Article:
marijuana

C.M. GUERRERO / MIAMI HERALD

In a significant policy change spurred by new Florida law, the Miami-Dade State Attorney’s office announced it will no longer prosecute minor marijuana cases. And for amounts large enough for felony charges, police will now be required to get lab tests to confirm that marijuana is, well, actually marijuana.

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Efforts to legalize recreational marijuana in Florida got a big boost this week from Orlando attorney John Morgan. He's credited with helping to legalize medical marijuana by advocating for Amendment 2 in 2016. 

Morgan backs the inclusion of a question about the legalization of recreational marijuana in the state's 2020 ballot. The proposed initiative would require nearly 800,000 signatures of registered voters and a review by Florida's Supreme Court to make it to the voters. The proposed amendment would require 60 percent of  approval to become law.

State officials have heralded hemp as a new wonder crop.  But the plant’s recent legalization is complicating efforts to prosecute marijuana-related charges, and has left police and prosecutors alike scrambling for a solution.

One Florida lawmaker says the legislature could get a do-over on implementing the state’s 2016 medical marijuana amendment after the First Discrict Court of Appeal handed down an opinion Tuesday calling the current setup unconstitutional.

It all started on a Tuesday night, when I came home from work to an unmistakable absence. My brown-and-white pit bull mix, Maizey, wasn't at the top of the stairs to greet me. Instead she was in her bed, shaky and confused.

When I tried to get her up, she stumbled, nearly falling over while standing still. Walking to the vet, she leaped like a puppy chasing imaginary balls.

Later, at the 24-hour veterinary clinic in San Francisco's Mission District, the staff ran some tests and determined Maizey was in no immediate danger.

Medical Marijuana Firm Seeks OK To Expand

Jun 5, 2019

One of the state’s largest medical-marijuana firms wants to grow bigger. Alpha Foliage filed a petition last week with the state Office of Medical Marijuana Use seeking to increase its number of storefronts. 

Jose Iglesias / Miami Herald

Kim Rivers' dad was a Jacksonville Sheriff's deputy while she was growing up. For a time, he was working with an undercover narcotics unit.

Today, Rivers leads the largest seller of legal marijuana in Florida, as the CEO of Trulieve.

The company was the first to have medical marijuana dispensaries in the state, and now has the most. Revenues grew 400 percent last year to more than $100 million and sales are expected to more than double this year. It has bought dispensaries in California and Massachusetts, and announced the purchase of a Connecticut dispensary this month.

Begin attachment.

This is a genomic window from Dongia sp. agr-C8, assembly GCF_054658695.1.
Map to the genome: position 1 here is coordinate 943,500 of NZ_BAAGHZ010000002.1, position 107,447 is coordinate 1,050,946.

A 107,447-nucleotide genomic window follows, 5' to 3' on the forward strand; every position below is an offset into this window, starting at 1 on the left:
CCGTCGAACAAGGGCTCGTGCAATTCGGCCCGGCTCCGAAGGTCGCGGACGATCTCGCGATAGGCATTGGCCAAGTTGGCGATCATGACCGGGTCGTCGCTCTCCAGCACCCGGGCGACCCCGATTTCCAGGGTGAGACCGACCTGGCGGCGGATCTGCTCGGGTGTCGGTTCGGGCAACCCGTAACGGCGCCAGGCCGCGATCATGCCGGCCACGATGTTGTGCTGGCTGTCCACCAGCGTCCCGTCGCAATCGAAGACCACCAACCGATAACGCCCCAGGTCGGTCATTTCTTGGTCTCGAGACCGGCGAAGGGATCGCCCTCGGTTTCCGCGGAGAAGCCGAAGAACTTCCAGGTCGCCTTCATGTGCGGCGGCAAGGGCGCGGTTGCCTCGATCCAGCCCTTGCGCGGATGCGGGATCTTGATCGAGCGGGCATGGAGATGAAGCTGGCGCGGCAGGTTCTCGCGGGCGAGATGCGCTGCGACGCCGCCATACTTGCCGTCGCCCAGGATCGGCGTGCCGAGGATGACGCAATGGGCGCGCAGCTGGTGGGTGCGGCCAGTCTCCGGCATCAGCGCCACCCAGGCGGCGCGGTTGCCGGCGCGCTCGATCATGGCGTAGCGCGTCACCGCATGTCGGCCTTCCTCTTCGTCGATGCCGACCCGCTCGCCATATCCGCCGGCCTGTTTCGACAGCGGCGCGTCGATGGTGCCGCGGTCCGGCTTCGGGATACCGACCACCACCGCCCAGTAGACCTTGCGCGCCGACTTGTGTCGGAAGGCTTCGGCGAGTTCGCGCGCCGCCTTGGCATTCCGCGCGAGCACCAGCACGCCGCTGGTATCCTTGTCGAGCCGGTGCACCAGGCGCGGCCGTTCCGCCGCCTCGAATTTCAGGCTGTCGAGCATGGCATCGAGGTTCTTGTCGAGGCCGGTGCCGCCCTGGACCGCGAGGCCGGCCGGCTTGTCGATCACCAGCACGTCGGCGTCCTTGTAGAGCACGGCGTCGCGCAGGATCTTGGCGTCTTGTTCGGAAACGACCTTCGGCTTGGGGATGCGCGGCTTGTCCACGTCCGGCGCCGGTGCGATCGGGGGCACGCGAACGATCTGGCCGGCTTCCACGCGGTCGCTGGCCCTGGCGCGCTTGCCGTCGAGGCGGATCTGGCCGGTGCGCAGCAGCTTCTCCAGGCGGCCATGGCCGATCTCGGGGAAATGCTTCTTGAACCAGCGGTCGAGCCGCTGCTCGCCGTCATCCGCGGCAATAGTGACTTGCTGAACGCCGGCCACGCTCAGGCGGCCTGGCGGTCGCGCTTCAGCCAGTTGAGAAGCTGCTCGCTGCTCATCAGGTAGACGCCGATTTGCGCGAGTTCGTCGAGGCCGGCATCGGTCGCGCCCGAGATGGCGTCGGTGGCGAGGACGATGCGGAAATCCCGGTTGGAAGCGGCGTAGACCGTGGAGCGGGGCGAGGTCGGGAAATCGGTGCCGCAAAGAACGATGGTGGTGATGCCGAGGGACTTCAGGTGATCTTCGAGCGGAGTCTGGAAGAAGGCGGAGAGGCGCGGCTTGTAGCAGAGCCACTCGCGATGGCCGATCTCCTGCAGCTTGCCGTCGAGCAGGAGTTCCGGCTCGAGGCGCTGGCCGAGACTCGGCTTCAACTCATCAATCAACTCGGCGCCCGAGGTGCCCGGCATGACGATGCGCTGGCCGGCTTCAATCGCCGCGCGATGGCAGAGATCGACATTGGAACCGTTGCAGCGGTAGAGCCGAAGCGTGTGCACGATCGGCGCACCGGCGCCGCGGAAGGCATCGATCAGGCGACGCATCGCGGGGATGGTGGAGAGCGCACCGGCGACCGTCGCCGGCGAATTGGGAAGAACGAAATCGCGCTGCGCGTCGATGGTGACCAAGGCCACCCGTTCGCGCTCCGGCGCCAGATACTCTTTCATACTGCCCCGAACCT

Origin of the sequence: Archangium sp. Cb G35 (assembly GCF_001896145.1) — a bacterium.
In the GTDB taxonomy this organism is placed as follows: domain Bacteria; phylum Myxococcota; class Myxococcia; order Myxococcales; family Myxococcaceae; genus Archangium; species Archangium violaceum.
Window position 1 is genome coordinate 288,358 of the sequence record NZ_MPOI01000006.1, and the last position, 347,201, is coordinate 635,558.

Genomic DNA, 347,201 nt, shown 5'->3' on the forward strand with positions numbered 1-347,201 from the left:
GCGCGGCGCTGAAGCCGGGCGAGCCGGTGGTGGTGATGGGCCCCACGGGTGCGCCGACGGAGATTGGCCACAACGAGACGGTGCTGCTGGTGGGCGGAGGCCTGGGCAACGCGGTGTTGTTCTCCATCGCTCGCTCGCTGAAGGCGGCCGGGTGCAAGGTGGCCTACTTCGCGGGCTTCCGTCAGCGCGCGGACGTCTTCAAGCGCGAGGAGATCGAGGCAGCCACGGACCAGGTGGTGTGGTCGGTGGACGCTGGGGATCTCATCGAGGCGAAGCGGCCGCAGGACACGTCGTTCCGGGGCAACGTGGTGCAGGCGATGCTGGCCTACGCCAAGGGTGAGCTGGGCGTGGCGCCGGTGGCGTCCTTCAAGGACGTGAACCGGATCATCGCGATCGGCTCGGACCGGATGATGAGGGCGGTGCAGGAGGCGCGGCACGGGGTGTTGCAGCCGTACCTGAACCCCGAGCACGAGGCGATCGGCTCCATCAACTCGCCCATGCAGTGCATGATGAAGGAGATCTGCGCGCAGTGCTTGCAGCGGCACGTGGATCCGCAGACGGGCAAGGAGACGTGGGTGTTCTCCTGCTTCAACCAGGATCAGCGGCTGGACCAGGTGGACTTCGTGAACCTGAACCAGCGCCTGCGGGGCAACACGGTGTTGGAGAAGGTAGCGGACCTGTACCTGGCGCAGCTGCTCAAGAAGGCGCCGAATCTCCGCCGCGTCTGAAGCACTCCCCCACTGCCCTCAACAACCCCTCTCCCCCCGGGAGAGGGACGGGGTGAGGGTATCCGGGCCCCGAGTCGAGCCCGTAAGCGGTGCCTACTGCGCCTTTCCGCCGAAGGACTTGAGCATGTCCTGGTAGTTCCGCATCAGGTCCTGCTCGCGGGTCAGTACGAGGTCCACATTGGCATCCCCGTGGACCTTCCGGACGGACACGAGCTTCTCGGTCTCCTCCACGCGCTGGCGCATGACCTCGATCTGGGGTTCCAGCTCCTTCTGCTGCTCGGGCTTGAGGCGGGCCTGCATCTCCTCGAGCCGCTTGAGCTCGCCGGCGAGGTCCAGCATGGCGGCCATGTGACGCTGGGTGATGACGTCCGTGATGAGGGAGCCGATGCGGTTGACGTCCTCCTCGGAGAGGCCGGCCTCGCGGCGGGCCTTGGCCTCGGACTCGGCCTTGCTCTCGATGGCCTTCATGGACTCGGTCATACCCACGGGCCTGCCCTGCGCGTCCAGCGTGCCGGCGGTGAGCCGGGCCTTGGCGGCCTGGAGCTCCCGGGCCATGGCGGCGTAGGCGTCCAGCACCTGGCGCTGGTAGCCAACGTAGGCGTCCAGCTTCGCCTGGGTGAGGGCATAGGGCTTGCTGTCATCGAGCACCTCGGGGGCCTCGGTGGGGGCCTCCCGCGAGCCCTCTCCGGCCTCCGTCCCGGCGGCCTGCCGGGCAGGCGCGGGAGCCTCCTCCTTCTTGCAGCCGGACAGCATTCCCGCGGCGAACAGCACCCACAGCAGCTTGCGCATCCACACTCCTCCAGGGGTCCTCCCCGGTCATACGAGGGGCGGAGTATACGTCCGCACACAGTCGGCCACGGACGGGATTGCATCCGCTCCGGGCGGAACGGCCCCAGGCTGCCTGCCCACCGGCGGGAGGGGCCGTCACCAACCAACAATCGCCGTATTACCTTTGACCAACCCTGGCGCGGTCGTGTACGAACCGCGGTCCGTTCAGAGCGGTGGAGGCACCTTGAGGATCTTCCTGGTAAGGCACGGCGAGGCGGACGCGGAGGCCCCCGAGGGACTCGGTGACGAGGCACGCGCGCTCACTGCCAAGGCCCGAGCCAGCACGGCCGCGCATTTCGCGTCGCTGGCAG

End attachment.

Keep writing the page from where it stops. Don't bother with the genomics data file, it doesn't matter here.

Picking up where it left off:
NIKKI FRIED CAMPAIGN

Florida Commissioner of Agriculture Nikki Fried ran on a platform of what she called 'the three W’s': weapons, water and weed. Within months of her swearing in, it’s that last W that’s already generating a buzz around the state. 

Daniel Rivero / WLRN

Gummy bears, oils, cocktails, ice cream ... Products with CBD in them have practically become ubiquitous in South Florida. The chemical CBD comes from the cannabis plant and that fact is leaving business owners in a kind of gray zone. But increasingly the federal government is taking notice, while regulations from the state are forthcoming.

Normally, a chief financial officer's job involves poring over balance sheets and bank statements. But in the pot business, the job still bears a lot of similarities to the illicit trade — transporting loads of cash under the watchful eye of big guys carrying lots of guns.

Just ask Tom DiGiovanni.

This chief financial officer and former Ernst & Young accountant leans into an unmarked armored van where there's a metal cage to protect the revenues for his company, Canndescent, from would-be thieves.

TheNewsHerald/Flickr

A House committee wants to limit the strength of smokable medical marijuana less than a month after Florida lifted a ban on smokable forms of the plant.

The House Health and Human Services Committee approved a bill Wednesday that would limit the strength of marijuana flowers to 10% THC over the objection of patient advocates.

The 12-5 vote was along party lines, with Republicans in favor and Democrats against.

Image by TechPhotoGal on Pixabay

Pointing to the “will of the voters,” Gov. Ron DeSantis on Monday signed into law a measure repealing Florida’s ban on smokable medical marijuana.

 

Shortly after he took over as governor in January, DeSantis gave the Legislature until March 15 to do away with the smoking ban. If they didn’t act, the Republican governor threatened to drop the state’s appeal of a court decision that found the smoking prohibition violated a constitutional amendment broadly legalizing medical marijuana in Florida.

Smokable Medical Pot Gets Legislative Green Light

Mar 14, 2019

In their first full action of the 2019 legislative session, Florida lawmakers — many of them grudgingly — ceded to a demand by Gov. Ron DeSantis and overwhelmingly approved a proposal doing away with the state’s ban on smokable medical marijuana. 

Florida Senate Signs Off On Smokable Marijuana

Mar 8, 2019
Image by TechPhotoGal on Pixabay

Bowing to a demand by Gov. Ron DeSantis, the Florida Senate on Thursday overwhelmingly approved a measure that would allow patients to smoke medical marijuana if doctors deem it the proper treatment.

With plenty of breathing room before a March 15 deadline set by Gov. Ron DeSantis, House and Senate leaders have neared completion of a measure that would do away with a state ban on smoking medical marijuana. 

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